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Guided by consumer insights, PepsiCo’s Frito-Lay team created a three-phased promotion that played to Millennials’ desire for self-expression. It leveraged events, celebrity spokespeople and shopper marketing, along with more traditional tactics, to drive consumers to a Facebook-centered social media experience where they could directly engage with the brand, according to GMA.

The program generated millions of flavor submissions and Cheesy Garlic Bread potato chips became the latest flavor in the Lay’s portfolio. The program also boosted sales, increased brand penetration among Millennial consumers and generated unprecedented social media engagement.

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Study shows traditional grocery stores receive high marks in brand equity

The 2014 Harris Poll EquiTrend (EQ) study, which measures brand equity for more than 1,500 brands across 170 categories, finds traditional grocery store brands rank highest overall in three of the four regions surveyed. The EQ index examines three key factors of brand equity: familiarity, quality and purchase consideration.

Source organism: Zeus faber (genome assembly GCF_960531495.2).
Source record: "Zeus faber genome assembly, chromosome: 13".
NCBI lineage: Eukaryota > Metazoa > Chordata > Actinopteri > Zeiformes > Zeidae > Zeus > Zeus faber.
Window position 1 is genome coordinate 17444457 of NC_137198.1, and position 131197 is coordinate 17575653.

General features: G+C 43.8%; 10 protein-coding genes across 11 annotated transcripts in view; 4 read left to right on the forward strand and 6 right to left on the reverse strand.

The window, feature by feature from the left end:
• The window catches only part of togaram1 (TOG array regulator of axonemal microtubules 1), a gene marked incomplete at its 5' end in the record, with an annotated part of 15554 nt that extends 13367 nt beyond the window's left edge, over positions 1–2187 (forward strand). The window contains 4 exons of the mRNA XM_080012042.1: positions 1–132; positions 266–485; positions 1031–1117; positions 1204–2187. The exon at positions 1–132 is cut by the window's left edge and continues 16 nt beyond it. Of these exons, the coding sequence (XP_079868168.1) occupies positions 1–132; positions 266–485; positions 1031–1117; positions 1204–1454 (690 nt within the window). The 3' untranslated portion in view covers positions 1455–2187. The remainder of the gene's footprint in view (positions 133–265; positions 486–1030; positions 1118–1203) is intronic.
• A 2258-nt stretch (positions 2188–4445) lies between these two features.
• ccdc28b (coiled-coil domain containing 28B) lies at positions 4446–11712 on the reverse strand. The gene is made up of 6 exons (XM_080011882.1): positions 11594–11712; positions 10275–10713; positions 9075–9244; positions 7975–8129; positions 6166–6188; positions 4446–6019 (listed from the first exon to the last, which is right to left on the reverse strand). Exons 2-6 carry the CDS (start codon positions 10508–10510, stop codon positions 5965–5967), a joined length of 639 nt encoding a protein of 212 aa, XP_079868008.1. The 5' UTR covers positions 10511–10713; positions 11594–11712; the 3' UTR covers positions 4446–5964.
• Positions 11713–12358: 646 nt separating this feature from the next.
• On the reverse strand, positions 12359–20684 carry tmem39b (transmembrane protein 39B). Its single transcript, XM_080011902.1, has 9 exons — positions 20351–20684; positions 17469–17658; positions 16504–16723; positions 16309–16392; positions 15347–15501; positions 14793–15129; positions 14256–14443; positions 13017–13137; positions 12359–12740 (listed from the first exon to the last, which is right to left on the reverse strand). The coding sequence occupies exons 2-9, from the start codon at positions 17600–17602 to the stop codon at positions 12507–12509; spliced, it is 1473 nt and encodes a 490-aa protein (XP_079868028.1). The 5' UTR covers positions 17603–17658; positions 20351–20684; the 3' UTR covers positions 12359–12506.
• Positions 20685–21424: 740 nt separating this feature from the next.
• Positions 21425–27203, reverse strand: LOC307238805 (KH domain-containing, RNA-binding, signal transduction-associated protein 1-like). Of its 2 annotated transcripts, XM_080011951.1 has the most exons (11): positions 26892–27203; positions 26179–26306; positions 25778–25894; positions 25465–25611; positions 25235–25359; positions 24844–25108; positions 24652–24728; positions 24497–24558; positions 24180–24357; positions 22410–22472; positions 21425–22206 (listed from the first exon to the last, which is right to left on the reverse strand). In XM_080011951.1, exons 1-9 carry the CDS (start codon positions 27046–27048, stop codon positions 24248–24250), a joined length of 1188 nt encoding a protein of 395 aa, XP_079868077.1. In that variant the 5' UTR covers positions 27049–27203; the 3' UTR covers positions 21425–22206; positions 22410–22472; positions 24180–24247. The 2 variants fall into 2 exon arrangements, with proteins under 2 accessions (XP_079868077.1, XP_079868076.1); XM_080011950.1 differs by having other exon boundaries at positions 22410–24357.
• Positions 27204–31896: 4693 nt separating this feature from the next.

This is the first time in the study’s 26-year history that Americans were surveyed about grocery retailers on a regional level using the four census regions: West, Midwest, Northeast and South. A mix of grocery retailer formats was included in the study, including traditional grocery stores (e.g. Kroger, Giant), mass retailers with grocery sections (e.g. Walmart, Target), discount grocery stores (e.g. Aldi, Food 4 Less) and club stores with grocery sections (e.g. Sam’s Club, Costco), as well as the specialty grocers Trader Joe’s and Whole Foods Markets. The study awards Brand of the Year status to regionally focused, traditional grocery store brands in the Midwest, Northeast and South regions.